Effect of Acute Intermittent Exercise on Cognitive Flexibility: the Role of Exercise Intensity

Effect of Acute Intermittent Exercise on Cognitive Flexibility: the Role of Exercise Intensity The benefits of physical exercise on brain function and its metabolism are well documented, and it is established that acute aerobic exercise could enhance executive function. The aim of this study was to report the effect of exercise intensity during acute intermittent exercise (IE) on executive function and heart rate outcomes. Twenty male subjects performed a series of six consecutive 3-min bouts of exercise at either 60 or 95% of peak power output (PPO), interspersed by 3 min of passive recovery on a bicycle ergometer. Reaction time (ms) and accuracy (%) of switching task using a computerized Stroop task were recorded before and after warm-up, after each bout of exercise and every 15 min during a 1-h passive recovery following exercise. A two-way repeated measures ANOVA was performed to quantify the effects of exercise time (bouts) and condition (exercise intensity). The ANOVA revealed a main effect of time and an interaction between intensity and time for the heart rate and heart rate variability, RPE, and perceived difficulty of cognitive tasks (p < 0.05). The session at 95% PPO induced a more important subjective and objective fatigue than at 60%. Also, participants found the switching task more difficult after the third repetition at 95% and throughout the repetition of the task during IE. Compared to baseline, cognitive performance was improved at both intensities (main effect of time; p < 0.05). However, IE at 60% induced lower reaction time (ES = − 1.1) than at 95% (ES = − 0.7). The decrease in reaction time persisted during the recovery period, following IE at 60% but returned to baseline 30 min after the IE at 95%. Our results demonstrate that both moderate and high exercise intensity enhance cognitive performance during and following IE. The greater perceived exertion and lower parasympathetic activity during exercise at 95% PPO could be responsible for the smaller improvement on reaction time, when compared to exercise at 60% PPO. http://www.deepdyve.com/assets/images/DeepDyve-Logo-lg.png Journal of Cognitive Enhancement Springer Journals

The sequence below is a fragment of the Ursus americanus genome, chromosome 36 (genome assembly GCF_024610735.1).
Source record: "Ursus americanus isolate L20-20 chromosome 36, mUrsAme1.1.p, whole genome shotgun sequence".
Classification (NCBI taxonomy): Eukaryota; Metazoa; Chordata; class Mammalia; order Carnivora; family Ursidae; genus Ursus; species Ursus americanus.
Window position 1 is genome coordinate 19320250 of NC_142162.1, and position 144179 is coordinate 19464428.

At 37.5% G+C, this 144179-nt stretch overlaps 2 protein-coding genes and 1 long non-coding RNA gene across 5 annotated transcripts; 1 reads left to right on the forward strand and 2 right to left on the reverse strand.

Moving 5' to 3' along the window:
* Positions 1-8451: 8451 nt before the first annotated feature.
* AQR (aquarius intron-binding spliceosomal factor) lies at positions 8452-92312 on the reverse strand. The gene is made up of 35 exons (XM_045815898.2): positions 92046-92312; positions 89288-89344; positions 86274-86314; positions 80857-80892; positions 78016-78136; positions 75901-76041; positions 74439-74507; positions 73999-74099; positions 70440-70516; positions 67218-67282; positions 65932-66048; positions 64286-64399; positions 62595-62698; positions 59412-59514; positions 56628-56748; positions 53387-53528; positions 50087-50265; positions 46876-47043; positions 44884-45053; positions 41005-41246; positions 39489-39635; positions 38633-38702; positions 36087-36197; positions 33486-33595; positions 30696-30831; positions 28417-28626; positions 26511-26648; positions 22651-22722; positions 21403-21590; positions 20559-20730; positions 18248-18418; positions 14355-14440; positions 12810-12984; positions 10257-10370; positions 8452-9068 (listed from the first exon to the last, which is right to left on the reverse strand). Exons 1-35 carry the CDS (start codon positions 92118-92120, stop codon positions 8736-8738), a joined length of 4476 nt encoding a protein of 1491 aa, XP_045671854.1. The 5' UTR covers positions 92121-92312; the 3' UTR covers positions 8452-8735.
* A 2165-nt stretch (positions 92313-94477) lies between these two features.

Effect of Acute Intermittent Exercise on Cognitive Flexibility: the Role of Exercise Intensity

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Publisher
Springer Journals
Copyright
Copyright © 2018 by Springer International Publishing AG, part of Springer Nature
Subject
Psychology; Cognitive Psychology; Neurosciences; Emotion; Neuropsychology; Pharmaceutical Sciences/Technology
ISSN
2509-3290
eISSN
2509-3304
D.O.I.
10.1007/s41465-018-0078-z
Publisher site
See Article on Publisher Site

Abstract

The benefits of physical exercise on brain function and its metabolism are well documented, and it is established that acute aerobic exercise could enhance executive function. The aim of this study was to report the effect of exercise intensity during acute intermittent exercise (IE) on executive function and heart rate outcomes. Twenty male subjects performed a series of six consecutive 3-min bouts of exercise at either 60 or 95% of peak power output (PPO), interspersed by 3 min of passive recovery on a bicycle ergometer. Reaction time (ms) and accuracy (%) of switching task using a computerized Stroop task were recorded before and after warm-up, after each bout of exercise and every 15 min during a 1-h passive recovery following exercise. A two-way repeated measures ANOVA was performed to quantify the effects of exercise time (bouts) and condition (exercise intensity). The ANOVA revealed a main effect of time and an interaction between intensity and time for the heart rate and heart rate variability, RPE, and perceived difficulty of cognitive tasks (p < 0.05). The session at 95% PPO induced a more important subjective and objective fatigue than at 60%. Also, participants found the switching task more difficult after the third repetition at 95% and throughout the repetition of the task during IE. Compared to baseline, cognitive performance was improved at both intensities (main effect of time; p < 0.05). However, IE at 60% induced lower reaction time (ES = − 1.1) than at 95% (ES = − 0.7). The decrease in reaction time persisted during the recovery period, following IE at 60% but returned to baseline 30 min after the IE at 95%. Our results demonstrate that both moderate and high exercise intensity enhance cognitive performance during and following IE. The greater perceived exertion and lower parasympathetic activity during exercise at 95% PPO could be responsible for the smaller improvement on reaction time, when compared to exercise at 60% PPO.

Journal

Journal of Cognitive EnhancementSpringer Journals

Published: May 7, 2018

References

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